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March 12, 2020
noun, [ˌvɪʤəˈlænti] [kənˈsumər]
1: The consumer manipulates marketers and the marketplace through pressure, protest and politics.
2: One of 17 known cultural and societal undercurrents, first identified by Faith Popcorn, whose shifting dimensions reflect the human experience as it evolves to define future consumer behavior.
This Trend tracks the dramatic transformation of the consumer from passive to politicized. While people used to sit back and absorb information from marketers, Faith Popcorn noticed that a new consumer was emerging – one who demanded input onto products, one who held companies accountable, and one who took control of the marketplace in new ways. She and her colleagues saw that, in the 1980s, people were beginning to protest, boycott, and otherwise make some noise. The Tylenol tamperings were one flashpoint in the 80s and matters quickly escalated. “The Company as Target” blared a headline from the 1987 New York Times, which chronicled picketers at Honeywell headquarters. As information spread through the advent of the internet, this Trend took off. Now, consumers could plug in and learn about issues all over the globe and push for change.
They could also reject traditional brands and how they were sold: The private label phenomenon was another index of consumer discontent; it exemplified the rejection of brand names. Private label sales rose 38% during a three-year period in the 1990s. Discount/off-price outlets became the fastest growing sector of retail. One-third of all groceries were bought at warehouse clubs.
What’s more, consumers became increasingly aware of the values behind brands. Ben and Jerry’s ice cream, with its 1% for Peace (an initiative they created with the goal of diverting 1% of the defense budget towards peace-enhancing activities) and Peace Pops (proceeds went towards this goal), showed how a company could represent its causes. Vigilante Consumers took note of how buying a product could express their convictions, and this behavior transformed the marketplace forever.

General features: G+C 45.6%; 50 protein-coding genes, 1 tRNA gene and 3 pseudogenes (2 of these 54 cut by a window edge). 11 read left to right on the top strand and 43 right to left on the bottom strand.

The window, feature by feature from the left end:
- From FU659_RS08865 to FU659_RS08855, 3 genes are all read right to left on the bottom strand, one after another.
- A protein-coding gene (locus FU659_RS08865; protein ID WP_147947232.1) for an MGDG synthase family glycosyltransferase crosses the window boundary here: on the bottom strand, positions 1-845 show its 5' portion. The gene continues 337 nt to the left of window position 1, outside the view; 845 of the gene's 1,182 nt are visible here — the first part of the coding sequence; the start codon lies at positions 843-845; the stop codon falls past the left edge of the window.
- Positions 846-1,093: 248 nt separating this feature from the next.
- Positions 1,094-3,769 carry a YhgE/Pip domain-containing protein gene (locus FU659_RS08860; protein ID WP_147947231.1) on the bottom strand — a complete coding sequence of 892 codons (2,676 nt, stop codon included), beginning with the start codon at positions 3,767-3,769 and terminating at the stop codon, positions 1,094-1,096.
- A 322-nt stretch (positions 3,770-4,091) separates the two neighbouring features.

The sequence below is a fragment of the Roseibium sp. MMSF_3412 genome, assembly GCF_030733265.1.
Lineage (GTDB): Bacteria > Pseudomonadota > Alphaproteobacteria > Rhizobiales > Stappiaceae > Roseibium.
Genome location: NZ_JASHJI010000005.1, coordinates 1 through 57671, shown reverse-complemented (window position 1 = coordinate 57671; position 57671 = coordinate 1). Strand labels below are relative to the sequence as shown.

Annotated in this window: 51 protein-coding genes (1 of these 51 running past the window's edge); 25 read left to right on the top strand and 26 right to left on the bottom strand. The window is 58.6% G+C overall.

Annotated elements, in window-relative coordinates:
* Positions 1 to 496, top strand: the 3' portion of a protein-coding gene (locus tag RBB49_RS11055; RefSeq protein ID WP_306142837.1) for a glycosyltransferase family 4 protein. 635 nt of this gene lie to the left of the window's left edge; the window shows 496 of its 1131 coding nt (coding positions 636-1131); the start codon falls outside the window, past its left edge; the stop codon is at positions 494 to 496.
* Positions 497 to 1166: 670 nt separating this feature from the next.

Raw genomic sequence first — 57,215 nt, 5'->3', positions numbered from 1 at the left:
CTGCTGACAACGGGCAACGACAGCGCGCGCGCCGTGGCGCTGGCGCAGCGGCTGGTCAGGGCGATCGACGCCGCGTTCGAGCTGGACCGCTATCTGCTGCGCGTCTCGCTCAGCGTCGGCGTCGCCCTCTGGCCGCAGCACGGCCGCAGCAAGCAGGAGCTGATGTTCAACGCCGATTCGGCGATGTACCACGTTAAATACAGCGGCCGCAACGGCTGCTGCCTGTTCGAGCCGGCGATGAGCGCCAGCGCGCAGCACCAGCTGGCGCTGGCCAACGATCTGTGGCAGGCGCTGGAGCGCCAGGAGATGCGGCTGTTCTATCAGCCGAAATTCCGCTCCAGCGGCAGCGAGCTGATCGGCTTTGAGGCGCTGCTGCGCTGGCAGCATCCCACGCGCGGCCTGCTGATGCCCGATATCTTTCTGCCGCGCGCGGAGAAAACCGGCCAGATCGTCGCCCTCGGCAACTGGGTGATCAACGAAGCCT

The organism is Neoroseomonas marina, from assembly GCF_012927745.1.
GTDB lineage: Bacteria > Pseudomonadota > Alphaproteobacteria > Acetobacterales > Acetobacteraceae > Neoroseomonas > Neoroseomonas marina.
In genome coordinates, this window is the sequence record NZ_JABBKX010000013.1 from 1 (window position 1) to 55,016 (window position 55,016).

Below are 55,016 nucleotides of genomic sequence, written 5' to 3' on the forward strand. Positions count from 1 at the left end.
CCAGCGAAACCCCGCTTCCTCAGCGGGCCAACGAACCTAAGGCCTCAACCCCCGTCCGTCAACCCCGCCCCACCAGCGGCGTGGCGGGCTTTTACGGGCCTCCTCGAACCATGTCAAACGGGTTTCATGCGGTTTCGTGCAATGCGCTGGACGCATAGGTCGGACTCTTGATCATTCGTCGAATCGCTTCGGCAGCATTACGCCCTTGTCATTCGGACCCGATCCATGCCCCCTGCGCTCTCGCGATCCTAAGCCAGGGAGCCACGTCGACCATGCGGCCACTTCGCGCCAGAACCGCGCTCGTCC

The team at Faith Popcorn’s BrainReserve put this Trend into action for an array of clients. Faith famously told McDonald’s to use their restaurants as a setting that could also offer childcare for employees’ kids and others and as well as offer English as a second language lessons, helping give immigrants a leg up in their new homeland. The futurists also helped a leading food and beverage company rethink its portfolio to sync with emerging and ongoing environmental concerns, creating an incubator for new technologies that would help resolve the microplastic crisis and also recognize and elevate consumer-led recycling efforts.